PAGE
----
A 30-foot sloop called Freelance was part of our family for only about three years; but we did share a big adventure. She was young then, just five years old and born in South Africa.
Now she’s 33 and swinging to a mooring in Portsmouth, England.
We sold her in Florida in 1987 and headed west. We didn’t hear from her for years until she suddenly came up for sale in the 1990s. I flew to Florida to see her with intention of buying her back, and was heart-broken at her condition: rust, rot, filth, mildew, cockroaches. Almost everything that could be removed and sold had been removed and sold. The engine control lever was a rusted pair of Vise-Grips.
I made a low-ball offer, which apparently wasn’t enough to cover the bank loan still remaining.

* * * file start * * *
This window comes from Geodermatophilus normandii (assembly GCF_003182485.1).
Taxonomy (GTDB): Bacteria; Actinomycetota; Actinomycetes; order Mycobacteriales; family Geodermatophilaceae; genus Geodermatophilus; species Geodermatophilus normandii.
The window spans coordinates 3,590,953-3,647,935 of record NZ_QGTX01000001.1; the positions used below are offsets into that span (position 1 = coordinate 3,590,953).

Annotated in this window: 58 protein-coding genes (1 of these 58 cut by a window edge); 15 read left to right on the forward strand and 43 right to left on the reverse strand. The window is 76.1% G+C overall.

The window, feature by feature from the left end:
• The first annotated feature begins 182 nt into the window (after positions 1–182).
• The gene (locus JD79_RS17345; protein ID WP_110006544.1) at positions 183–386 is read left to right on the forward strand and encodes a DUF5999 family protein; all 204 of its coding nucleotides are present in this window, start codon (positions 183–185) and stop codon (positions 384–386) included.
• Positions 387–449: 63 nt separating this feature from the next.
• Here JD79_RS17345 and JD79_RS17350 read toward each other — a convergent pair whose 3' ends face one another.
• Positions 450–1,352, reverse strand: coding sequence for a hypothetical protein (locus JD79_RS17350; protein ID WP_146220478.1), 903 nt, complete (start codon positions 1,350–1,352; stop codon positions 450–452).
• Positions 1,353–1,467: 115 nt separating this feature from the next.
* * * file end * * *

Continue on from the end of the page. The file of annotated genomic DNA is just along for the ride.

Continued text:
She was eventually bought by a South African who saved her life and her soul. Every few years he would check in with me. Last time he contacted me, Freelance was on the hard in Grenada, West Indies, sitting out the hurricane season. Finally he sailed her to Spain and put her up for sale there. I thought seriously about buying her back, but as I live on the west coast of America it would have been a very long delivery voyage home, via the Panama Canal or The Horn. I just didn’t have the time or the money.
Out of the blue yesterday I got an e-mail from a stranger in England, giving me details of the present British owner and where he keeps Freelance. And so the saga continues. One of these days I fully expect someone to buy her, sail her round the Horn, bring her up here to Seattle, and give her to me. Of course, I’ll have to give her right back, because I’ll be too old to sail by then. But it will be a nice gesture.
He who joins in sport with his own family will never be dull to strangers.— Plautus, Trinummus
Tailpiece“What’s all that celebrating in the clubhouse?”
“My wife did it in one.”
“She hit a hole in one?”
“No — she managed to hit the ball in one.”
(Drop by every Monday, Wednesday, Friday for a new Mainly about Boats column.)